TV Review: 'Stone Soldiers' is a monument to Gettysburg
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History buffs -- especially Civil War aficionados -- will likely best appreciate WQED's "Stone Soldiers: Saving the Gettysburg Monuments," a new 30-minute documentary that premieres at 8 tonight and at the same time will be streamed online at www.WQED.org.Gettysburg National Military Park
The monument to the 114th Volunteer Pennsylvania Infantry at Gettysburg National Military Park fell victim to vandalism last year.
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'Stone Soldiers: Saving the Gettysburg Monuments'
The special, which was produced by the staff of the station's "On Q," begins with a look at the repairs necessary to a few of Gettysburg National Military Park's 1,300 monuments, which were damaged by vandals in February 2006. But the program segues into an appreciation by park volunteers, who share stories about their personal connections to the site. One woman is a descendant of soldiers who fought for both the North and the South in the Civil War.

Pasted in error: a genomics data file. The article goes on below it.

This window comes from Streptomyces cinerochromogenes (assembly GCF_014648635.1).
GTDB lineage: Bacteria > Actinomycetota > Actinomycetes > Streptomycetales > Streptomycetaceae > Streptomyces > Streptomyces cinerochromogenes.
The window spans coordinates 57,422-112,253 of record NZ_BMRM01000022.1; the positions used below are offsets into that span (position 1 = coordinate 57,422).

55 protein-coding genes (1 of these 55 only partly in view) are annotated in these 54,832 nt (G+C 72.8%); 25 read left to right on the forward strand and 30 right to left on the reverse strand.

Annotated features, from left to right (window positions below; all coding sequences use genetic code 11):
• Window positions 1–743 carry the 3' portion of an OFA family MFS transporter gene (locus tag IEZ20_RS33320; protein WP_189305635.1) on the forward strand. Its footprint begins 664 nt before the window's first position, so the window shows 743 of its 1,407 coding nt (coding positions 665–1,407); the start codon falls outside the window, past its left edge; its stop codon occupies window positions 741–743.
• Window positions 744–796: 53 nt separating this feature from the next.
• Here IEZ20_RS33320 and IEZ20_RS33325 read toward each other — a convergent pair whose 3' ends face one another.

Written and produced by David Solomon with camera/editing work by Paul Ruggieri, "Stone Soldiers" is a well-organized, well-plotted program that nicely fits its time slot. It doesn't feel padded or stretched. Beautiful views of the monuments are complemented by the use of period-style music that evokes a sense of the era.
Stories include the history of how a dog from Pittsburgh ended up memorialized on the monument of one regiment. Carvings on a boulder mark the spot where the son of a judge from Washington, Pa., was buried after dying on the battlefield.
One of the people interviewed refers to Gettysburg as "the largest outdoor museum in the world." In "Stone Soldiers," the park's caretakers eagerly share their passion for this historic site.
First Published March 1, 2007 12:00 am